A Qualitative Study of Goodbye Letters in Prison Therapy: Imprisoned Women who Self-Harm

Tammi Walker, Jennifer Shaw, Clive Turpin, Chris Roberts, Catherine Reid, Kathryn Abel

Research output: Contribution to journalArticlepeer-review


Background. Self-harm rates amongst imprisoned women in the UK are extremely high and there are limited psychological therapies available to support them in prison. This paper presents women's subjective accounts of receiving 'goodbye letters' at the end of brief Psychodynamic Interpersonal Therapy (PIT) and how these letters positively impacted on their incidents of self-harm. Aims. This study presents the accounts of 13 imprisoned women who self-harmed and received letters following completion of a minimum of 4 sessions of brief PIT in prison. Methods. A semi-structured interview covered several aspects of their experience, which included details of self-harm since completing brief therapy, usage of goodbye letter and its impact. The interviews were analysed using thematic analysis. Results. Three themes emerged from the analysis: connecting with the therapist: receiving the letter; connecting to self: understanding and awareness; and connecting to others: sharing the goodbye letter. Conclusions. Findings are discussed and show the positive impact the letters had for the women following therapy. The preliminary impressions suggest that letters may be a helpful tool enhancing the benefits of brief PIT therapy with imprisoned women who self-harm.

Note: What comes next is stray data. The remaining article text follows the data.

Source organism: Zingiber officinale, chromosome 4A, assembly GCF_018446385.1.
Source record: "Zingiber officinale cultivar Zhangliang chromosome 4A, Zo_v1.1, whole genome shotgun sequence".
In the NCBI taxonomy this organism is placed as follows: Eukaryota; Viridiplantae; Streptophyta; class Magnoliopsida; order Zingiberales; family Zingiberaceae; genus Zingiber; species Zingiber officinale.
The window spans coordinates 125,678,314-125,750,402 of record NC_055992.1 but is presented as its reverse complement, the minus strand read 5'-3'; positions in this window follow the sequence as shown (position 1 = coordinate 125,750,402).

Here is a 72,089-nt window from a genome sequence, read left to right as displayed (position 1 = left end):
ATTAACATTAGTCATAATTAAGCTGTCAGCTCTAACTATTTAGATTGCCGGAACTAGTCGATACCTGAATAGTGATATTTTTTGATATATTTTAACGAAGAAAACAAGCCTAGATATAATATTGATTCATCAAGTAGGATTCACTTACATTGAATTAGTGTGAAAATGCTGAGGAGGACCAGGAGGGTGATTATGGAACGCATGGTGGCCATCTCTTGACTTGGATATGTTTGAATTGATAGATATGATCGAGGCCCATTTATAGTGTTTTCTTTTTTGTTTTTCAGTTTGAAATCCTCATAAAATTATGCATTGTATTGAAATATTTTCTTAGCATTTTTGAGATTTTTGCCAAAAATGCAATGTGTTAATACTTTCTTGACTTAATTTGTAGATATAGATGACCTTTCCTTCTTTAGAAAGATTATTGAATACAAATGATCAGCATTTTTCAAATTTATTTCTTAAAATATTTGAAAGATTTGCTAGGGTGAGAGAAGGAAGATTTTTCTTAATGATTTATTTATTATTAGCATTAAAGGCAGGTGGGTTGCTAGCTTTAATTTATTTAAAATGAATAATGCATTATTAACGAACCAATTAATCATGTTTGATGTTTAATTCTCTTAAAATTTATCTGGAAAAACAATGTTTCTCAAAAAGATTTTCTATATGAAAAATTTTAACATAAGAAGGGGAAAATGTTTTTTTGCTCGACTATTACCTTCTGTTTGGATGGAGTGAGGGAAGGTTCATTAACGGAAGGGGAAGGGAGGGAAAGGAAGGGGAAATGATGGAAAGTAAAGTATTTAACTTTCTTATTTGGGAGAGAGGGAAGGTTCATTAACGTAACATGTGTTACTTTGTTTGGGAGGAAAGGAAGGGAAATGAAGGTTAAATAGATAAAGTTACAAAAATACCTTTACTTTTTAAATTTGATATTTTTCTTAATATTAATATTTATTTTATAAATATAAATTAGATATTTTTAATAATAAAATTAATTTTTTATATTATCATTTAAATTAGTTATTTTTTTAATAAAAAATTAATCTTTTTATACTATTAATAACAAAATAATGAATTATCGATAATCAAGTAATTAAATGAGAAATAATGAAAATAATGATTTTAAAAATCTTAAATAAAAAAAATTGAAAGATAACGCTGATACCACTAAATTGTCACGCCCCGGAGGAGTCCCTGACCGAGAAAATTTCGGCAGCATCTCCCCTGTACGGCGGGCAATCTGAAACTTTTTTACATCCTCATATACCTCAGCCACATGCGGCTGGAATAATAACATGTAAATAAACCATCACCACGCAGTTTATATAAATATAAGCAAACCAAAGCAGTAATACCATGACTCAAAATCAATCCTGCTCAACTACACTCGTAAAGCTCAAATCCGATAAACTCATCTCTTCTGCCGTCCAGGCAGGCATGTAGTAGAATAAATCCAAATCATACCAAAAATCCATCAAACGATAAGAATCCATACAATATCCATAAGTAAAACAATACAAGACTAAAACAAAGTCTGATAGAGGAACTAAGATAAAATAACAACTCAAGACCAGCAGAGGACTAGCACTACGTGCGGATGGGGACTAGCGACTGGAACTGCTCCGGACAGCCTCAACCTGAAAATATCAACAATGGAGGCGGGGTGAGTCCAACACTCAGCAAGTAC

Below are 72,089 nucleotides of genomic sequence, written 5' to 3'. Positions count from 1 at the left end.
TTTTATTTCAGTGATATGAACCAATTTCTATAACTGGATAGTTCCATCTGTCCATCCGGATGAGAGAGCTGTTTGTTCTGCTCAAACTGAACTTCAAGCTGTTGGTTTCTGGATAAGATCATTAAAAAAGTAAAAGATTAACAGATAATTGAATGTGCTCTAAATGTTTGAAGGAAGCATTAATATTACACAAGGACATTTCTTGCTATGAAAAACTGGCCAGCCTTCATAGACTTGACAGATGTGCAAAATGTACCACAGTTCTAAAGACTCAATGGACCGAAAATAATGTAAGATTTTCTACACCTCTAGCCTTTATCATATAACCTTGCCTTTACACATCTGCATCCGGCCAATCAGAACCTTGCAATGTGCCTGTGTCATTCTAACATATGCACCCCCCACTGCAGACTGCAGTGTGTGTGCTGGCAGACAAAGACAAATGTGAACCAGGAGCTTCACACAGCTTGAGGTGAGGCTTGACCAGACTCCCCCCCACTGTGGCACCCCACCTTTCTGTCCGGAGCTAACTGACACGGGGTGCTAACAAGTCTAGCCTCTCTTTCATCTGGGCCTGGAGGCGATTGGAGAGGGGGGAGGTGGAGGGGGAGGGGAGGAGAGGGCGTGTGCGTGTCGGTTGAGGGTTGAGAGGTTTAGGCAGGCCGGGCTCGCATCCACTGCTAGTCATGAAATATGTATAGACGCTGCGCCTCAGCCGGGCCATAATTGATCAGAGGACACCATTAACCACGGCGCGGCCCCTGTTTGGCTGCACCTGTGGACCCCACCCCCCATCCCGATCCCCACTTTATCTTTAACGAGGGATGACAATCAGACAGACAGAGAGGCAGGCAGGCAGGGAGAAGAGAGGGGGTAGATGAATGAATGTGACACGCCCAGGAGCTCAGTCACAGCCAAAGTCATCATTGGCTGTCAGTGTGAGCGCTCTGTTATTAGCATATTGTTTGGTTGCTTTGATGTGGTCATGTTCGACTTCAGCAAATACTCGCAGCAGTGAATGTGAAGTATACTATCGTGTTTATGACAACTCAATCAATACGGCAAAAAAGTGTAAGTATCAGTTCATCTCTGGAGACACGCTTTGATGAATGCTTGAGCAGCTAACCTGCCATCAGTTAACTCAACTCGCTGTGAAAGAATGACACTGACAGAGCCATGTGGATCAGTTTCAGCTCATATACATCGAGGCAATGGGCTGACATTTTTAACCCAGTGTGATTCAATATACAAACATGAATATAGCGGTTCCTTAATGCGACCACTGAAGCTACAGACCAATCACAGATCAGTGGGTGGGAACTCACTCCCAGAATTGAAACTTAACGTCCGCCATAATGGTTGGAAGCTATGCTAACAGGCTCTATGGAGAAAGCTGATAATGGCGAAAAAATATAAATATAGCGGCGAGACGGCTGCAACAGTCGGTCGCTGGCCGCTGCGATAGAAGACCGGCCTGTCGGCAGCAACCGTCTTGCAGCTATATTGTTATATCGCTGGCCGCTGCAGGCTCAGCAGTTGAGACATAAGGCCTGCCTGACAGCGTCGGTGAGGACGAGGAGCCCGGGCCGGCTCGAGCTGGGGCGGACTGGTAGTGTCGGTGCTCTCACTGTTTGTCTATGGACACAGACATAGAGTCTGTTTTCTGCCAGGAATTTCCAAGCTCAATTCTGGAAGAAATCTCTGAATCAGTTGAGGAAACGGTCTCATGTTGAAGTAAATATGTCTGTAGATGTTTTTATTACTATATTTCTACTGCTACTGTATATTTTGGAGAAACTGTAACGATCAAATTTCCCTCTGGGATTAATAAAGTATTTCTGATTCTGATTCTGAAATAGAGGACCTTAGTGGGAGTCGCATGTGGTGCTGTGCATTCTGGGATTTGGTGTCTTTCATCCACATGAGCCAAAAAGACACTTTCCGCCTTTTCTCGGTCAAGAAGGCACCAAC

Original languageEnglish
Early online date22 Jul 2016
Publication statusPublished - 2016


  • self-harm, psychodynamic interpersonal therapy, women, prisoners, qualitative


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